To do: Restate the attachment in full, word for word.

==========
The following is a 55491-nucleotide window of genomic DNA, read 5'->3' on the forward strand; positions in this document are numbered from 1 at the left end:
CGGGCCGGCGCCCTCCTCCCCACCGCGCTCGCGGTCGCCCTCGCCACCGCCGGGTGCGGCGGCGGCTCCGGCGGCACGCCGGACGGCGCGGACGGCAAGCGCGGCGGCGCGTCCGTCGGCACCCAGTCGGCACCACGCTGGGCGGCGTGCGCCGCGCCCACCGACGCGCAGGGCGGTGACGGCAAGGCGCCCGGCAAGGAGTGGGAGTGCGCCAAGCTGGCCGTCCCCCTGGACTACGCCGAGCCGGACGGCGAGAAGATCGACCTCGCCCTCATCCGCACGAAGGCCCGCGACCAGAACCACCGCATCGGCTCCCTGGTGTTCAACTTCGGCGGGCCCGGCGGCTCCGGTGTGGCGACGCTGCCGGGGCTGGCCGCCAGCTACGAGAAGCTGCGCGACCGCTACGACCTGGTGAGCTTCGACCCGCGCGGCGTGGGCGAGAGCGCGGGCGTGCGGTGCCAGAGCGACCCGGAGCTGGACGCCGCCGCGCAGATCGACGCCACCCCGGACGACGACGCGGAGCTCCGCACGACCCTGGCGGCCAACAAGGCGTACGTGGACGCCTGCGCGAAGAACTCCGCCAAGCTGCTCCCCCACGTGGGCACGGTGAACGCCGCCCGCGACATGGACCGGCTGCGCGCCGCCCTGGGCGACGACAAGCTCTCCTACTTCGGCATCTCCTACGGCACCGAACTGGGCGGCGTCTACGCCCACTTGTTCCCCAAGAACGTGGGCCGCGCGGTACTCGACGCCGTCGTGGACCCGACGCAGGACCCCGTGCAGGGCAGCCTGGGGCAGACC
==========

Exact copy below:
The following is a 55491-nucleotide window of genomic DNA, read 5'->3' on the forward strand; positions in this document are numbered from 1 at the left end:
CGGGCCGGCGCCCTCCTCCCCACCGCGCTCGCGGTCGCCCTCGCCACCGCCGGGTGCGGCGGCGGCTCCGGCGGCACGCCGGACGGCGCGGACGGCAAGCGCGGCGGCGCGTCCGTCGGCACCCAGTCGGCACCACGCTGGGCGGCGTGCGCCGCGCCCACCGACGCGCAGGGCGGTGACGGCAAGGCGCCCGGCAAGGAGTGGGAGTGCGCCAAGCTGGCCGTCCCCCTGGACTACGCCGAGCCGGACGGCGAGAAGATCGACCTCGCCCTCATCCGCACGAAGGCCCGCGACCAGAACCACCGCATCGGCTCCCTGGTGTTCAACTTCGGCGGGCCCGGCGGCTCCGGTGTGGCGACGCTGCCGGGGCTGGCCGCCAGCTACGAGAAGCTGCGCGACCGCTACGACCTGGTGAGCTTCGACCCGCGCGGCGTGGGCGAGAGCGCGGGCGTGCGGTGCCAGAGCGACCCGGAGCTGGACGCCGCCGCGCAGATCGACGCCACCCCGGACGACGACGCGGAGCTCCGCACGACCCTGGCGGCCAACAAGGCGTACGTGGACGCCTGCGCGAAGAACTCCGCCAAGCTGCTCCCCCACGTGGGCACGGTGAACGCCGCCCGCGACATGGACCGGCTGCGCGCCGCCCTGGGCGACGACAAGCTCTCCTACTTCGGCATCTCCTACGGCACCGAACTGGGCGGCGTCTACGCCCACTTGTTCCCCAAGAACGTGGGCCGCGCGGTACTCGACGCCGTCGTGGACCCGACGCAGGACCCCGTGCAGGGCAGCCTGGGGCAGACC